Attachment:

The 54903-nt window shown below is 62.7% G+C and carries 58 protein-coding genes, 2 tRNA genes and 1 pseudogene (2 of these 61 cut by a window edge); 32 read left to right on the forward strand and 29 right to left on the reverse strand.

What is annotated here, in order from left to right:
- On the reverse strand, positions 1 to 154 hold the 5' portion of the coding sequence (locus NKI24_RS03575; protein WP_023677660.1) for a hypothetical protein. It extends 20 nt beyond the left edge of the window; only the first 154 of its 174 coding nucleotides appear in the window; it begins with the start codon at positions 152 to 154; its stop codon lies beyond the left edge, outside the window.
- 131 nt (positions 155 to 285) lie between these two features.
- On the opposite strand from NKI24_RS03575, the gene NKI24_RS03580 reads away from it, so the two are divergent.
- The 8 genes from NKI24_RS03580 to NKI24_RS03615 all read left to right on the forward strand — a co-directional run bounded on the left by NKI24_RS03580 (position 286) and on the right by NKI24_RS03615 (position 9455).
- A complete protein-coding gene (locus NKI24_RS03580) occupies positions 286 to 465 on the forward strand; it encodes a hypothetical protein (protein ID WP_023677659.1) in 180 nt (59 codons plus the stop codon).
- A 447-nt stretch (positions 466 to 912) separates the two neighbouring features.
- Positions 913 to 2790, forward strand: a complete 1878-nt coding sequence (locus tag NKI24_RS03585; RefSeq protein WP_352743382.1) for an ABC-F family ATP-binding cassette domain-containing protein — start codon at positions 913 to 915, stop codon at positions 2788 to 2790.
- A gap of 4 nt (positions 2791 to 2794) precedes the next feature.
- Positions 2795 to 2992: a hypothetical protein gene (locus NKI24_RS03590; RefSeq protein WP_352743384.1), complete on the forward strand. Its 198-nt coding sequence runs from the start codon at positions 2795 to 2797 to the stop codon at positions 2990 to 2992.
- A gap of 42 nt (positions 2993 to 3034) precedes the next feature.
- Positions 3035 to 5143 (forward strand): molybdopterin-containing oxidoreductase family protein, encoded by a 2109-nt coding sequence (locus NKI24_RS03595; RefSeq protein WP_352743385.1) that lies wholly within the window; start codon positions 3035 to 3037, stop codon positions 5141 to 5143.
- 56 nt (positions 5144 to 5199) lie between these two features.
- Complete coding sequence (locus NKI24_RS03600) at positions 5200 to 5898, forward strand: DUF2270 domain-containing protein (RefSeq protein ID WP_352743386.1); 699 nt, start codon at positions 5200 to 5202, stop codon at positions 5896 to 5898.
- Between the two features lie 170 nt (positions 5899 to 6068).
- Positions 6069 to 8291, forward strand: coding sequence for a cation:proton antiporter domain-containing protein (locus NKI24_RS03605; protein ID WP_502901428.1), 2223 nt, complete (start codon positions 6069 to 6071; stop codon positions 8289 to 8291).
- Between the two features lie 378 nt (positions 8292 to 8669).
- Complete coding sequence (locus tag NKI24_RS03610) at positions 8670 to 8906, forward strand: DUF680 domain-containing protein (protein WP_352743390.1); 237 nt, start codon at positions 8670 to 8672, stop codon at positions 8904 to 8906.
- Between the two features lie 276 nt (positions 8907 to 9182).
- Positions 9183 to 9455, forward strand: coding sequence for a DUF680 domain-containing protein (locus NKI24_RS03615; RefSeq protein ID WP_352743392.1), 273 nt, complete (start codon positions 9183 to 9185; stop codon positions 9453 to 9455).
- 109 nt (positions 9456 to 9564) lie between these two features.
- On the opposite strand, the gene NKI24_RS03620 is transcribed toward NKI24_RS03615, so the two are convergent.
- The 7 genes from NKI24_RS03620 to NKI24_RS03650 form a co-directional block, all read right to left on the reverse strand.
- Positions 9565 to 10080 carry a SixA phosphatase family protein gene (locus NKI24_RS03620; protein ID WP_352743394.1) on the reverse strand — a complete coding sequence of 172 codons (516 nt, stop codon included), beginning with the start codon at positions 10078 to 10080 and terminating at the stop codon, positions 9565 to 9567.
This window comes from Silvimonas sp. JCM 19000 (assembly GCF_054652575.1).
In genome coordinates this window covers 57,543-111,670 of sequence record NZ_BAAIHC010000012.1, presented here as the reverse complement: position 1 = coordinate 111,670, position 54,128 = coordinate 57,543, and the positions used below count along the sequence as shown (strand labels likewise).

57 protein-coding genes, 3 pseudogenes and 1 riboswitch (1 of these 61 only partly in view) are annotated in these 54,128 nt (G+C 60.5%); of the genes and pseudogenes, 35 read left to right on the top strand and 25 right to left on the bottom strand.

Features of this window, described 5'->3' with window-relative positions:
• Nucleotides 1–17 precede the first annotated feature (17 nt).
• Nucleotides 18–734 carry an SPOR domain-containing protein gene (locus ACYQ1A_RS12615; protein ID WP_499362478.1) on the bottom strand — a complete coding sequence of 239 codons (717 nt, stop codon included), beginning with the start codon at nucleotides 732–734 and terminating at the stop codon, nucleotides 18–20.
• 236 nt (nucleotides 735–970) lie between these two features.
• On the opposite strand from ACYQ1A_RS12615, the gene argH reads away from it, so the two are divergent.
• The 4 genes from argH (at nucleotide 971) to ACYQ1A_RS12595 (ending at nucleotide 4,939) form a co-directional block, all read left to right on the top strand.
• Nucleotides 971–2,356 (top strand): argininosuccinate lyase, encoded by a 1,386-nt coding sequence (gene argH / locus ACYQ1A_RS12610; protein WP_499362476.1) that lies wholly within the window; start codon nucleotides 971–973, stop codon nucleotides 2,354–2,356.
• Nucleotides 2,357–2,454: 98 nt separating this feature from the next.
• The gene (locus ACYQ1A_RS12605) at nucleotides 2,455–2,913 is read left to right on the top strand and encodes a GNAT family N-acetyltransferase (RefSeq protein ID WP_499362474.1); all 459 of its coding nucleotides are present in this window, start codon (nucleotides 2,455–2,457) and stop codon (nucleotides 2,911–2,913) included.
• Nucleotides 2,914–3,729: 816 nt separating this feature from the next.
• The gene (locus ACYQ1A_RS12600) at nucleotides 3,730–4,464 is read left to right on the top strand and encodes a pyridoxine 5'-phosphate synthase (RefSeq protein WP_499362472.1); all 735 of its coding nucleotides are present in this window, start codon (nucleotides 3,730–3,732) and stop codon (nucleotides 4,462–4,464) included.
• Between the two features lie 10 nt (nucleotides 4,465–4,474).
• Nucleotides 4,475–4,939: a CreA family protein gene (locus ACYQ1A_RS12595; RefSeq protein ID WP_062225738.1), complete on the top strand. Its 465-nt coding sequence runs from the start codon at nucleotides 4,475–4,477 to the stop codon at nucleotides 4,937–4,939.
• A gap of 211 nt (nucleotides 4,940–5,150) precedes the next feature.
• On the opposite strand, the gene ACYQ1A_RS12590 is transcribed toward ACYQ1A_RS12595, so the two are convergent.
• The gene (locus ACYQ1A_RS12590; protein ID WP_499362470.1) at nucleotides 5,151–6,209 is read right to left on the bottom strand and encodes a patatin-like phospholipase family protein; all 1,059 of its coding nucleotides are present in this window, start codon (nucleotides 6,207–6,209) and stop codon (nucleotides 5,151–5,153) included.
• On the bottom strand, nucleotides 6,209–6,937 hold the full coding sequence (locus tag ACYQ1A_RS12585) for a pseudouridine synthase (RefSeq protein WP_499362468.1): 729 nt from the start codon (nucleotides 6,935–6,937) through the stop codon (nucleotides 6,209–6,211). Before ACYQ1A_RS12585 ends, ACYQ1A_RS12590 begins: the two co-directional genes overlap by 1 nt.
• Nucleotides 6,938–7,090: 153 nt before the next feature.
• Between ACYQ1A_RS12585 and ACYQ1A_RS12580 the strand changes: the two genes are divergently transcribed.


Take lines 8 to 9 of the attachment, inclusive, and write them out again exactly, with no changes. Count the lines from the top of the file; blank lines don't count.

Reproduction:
- A 447-nt stretch (positions 466 to 912) separates the two neighbouring features.
- Positions 913 to 2790, forward strand: a complete 1878-nt coding sequence (locus tag NKI24_RS03585; RefSeq protein WP_352743382.1) for an ABC-F family ATP-binding cassette domain-containing protein — start codon at positions 913 to 915, stop codon at positions 2788 to 2790.